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Forest Fire

February 21, 2010

May, 2008
It was an unusually dry spring in the Grand Rapids Uplands, 400-500 kilometres north of Winnipeg. As we crested the Pas Moraine and began our gentle descent toward Grand Rapids, we were surprised to see small cumulus clouds floating low in an otherwise clear sky. Driving closer, the cause became obvious: a huge forest fire was generating water vapour along with its smoke, and the vapour condensed as it rose.

Each day  we drove past the burning area. Some mornings it smouldered gently with just a hint of smoke. Some afternoons the brown smoke billowed upward, yet the fire did not really appear to be migrating. Nevertheless, we were very lucky to finish our work when we did, as the fire monsters had awoken and were on the march. The smoke became so dense that the road was closed, and if we had been going south just an hour or two later our trip would have required a four- or five-hour detour (roads are far apart in the north)!

At dinner time, the restaurants in Grand Rapids were busy. Firefighting crews arrived for supplies, purchasing large quantities of burgers, sandwiches, french fries, bottled water, and all the other necessities of firefighting. There is little lumbering done in that part of the north, but forests are treasured, not least as the home of wild game, so fighting fires (or at least controlling them) is a serious business.

Other than the fires, it was a typical northern spring. The flowers and the blackflies had returned in profusion. On Saturday the breeze died down and the blackflies became unbearable; it is very hard to concentrate on work when you are inhaling flies, swallowing flies, feeling tiny flies crawling in your ears and eyes and, yes, occasionally being bitten.


July, 2008
Toward Grand Rapids the sky is now behaving itself. No rogue clouds confuse our vista of high summer blue and heat haze. The fire  was exciting and mercurial, and I have to say that I enjoyed the frisson created by its presence. This sky seems very dull and predictable, but it bodes well for our ability to get work done. And, I guess, that is why we are here.

Driving north from Grand Rapids on the first day, for a considerable distance we can see the dark signature of fire-burned trees out on the horizon, where the pale haze must reach its tendrils toward Moose Lake and Cormorant. Now the skeletal trees begin to approach Highway 6. Here are the remains of contorted jack pines and stark black spruce, with green grass already springing up beneath.

There are places where the fire had leapt across the road, where it torched aspen shrubs below the steel power towers. Did it damage the lines themselves? I don’t recall any issues with power in the south, but the sight generates talk of the fragility of our far-reaching hydro system. Civilization is a thin cloak that fits poorly on this land. We are just a wire’s width from feral, though most of the time we choose to forget this.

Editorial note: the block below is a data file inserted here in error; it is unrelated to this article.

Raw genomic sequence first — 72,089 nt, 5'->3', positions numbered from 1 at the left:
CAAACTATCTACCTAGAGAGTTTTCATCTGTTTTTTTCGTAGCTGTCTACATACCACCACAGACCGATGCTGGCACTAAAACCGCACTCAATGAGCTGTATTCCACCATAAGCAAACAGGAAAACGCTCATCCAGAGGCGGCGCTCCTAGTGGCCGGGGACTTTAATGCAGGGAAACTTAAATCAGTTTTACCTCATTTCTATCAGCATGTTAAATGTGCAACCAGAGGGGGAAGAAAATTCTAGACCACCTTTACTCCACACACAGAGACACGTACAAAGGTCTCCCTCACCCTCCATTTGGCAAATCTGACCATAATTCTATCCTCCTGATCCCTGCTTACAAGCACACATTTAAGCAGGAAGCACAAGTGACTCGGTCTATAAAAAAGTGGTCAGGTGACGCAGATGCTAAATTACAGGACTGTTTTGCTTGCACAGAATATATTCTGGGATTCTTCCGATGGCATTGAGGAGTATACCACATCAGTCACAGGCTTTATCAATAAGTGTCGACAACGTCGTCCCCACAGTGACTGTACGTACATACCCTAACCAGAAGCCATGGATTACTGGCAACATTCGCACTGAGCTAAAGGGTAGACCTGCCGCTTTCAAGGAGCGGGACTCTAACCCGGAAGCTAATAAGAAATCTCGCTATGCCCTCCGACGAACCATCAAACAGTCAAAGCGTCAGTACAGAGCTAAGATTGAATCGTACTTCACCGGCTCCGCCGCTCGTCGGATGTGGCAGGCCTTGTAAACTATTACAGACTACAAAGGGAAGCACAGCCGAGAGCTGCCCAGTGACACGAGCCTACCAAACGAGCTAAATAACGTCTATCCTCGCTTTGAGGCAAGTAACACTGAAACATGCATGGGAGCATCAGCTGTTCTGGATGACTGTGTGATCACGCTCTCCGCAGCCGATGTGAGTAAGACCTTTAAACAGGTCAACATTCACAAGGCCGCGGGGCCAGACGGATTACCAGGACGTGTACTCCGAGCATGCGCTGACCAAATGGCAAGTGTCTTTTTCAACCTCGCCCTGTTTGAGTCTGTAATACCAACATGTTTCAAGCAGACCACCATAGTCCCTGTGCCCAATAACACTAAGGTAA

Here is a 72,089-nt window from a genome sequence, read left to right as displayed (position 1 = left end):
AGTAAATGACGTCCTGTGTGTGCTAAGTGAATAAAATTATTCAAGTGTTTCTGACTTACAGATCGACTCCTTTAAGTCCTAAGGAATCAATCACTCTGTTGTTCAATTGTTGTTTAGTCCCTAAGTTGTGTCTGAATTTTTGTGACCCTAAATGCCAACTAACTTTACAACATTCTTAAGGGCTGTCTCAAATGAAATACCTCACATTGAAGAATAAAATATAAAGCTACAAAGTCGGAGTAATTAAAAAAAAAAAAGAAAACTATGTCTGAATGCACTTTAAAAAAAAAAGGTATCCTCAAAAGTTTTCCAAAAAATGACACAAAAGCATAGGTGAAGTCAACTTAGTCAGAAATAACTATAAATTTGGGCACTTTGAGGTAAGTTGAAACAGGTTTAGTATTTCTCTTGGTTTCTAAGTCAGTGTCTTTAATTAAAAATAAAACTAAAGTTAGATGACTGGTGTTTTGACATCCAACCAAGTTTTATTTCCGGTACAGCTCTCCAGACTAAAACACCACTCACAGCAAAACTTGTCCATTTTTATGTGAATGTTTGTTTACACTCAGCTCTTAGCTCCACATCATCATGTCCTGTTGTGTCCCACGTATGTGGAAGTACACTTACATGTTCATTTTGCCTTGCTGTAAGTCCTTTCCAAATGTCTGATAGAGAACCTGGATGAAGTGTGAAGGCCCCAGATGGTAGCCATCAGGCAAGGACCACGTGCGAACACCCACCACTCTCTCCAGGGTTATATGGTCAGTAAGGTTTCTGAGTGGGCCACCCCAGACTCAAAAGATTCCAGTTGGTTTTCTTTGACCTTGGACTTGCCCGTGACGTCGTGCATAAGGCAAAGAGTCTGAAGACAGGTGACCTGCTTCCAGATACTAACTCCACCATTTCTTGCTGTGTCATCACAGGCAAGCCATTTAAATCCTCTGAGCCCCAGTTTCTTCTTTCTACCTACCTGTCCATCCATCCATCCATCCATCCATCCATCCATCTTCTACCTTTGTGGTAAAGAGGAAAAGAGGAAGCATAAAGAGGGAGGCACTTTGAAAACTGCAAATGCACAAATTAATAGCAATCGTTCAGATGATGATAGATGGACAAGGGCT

We can’t stop today for a close look at the awful beauty the fire has made. It is past lunchtime and there is rock to split, eurypterids sending us messages that they are there for the finding. We must rush onward to liberate them from their cool, stony resting places. But we will stop this week.  Really.  And we will try to get some photos that capture this strange place.

© Graham Young, 2010

4 Comments leave one →
  1. April 4, 2010 5:41 am

    Dr. Young… still waiting in eager anticipation of your next entry.

    • Graham permalink*
      April 4, 2010 9:30 am

      Thank you. I am too! There are many partly written ones, but I had been so busy with an exhibit opening that everything else was set aside, and I am now playing catch-up. This week, hopefully …

  2. April 16, 2010 7:24 am

    One of these days, sir, I will make it to the museum.

    As I am getting older, I am often in a quandary as to what institution to bequeath my collection. I always thought that the University of Kentucky would find home to what I have collected, but no more! Unfortunately, my Alma mater cares little about Paleozoic fauna.

    There is a small Audubon Society park( that will receive some of it… it has local groups of school children that might find value, and most of what I have collected was from the local rocks, but for the most of it , I have no clue what will happen to it.

    The only thing that I know is that I don’t want to see it “pieced” out on the internet… my life’s love sold to the highest bidder; Forbid!

    So, I guess my question is: Do you folks in the Pacific NW value Paleozoic inverts, and what precautions have been employed to protect those collections?

    • Graham permalink*
      May 26, 2010 7:15 pm

      I apologize that I never responded to your question about collections; it has been a busy spring. Yes, we do value Paleozoic invertebrates, and we have a climate-controlled store room and professional collections staff. However, our space is limited, and our priority is on material from our region. Still, please let me know if there are specimens you plan to disperse; there may well be some that we could consider!

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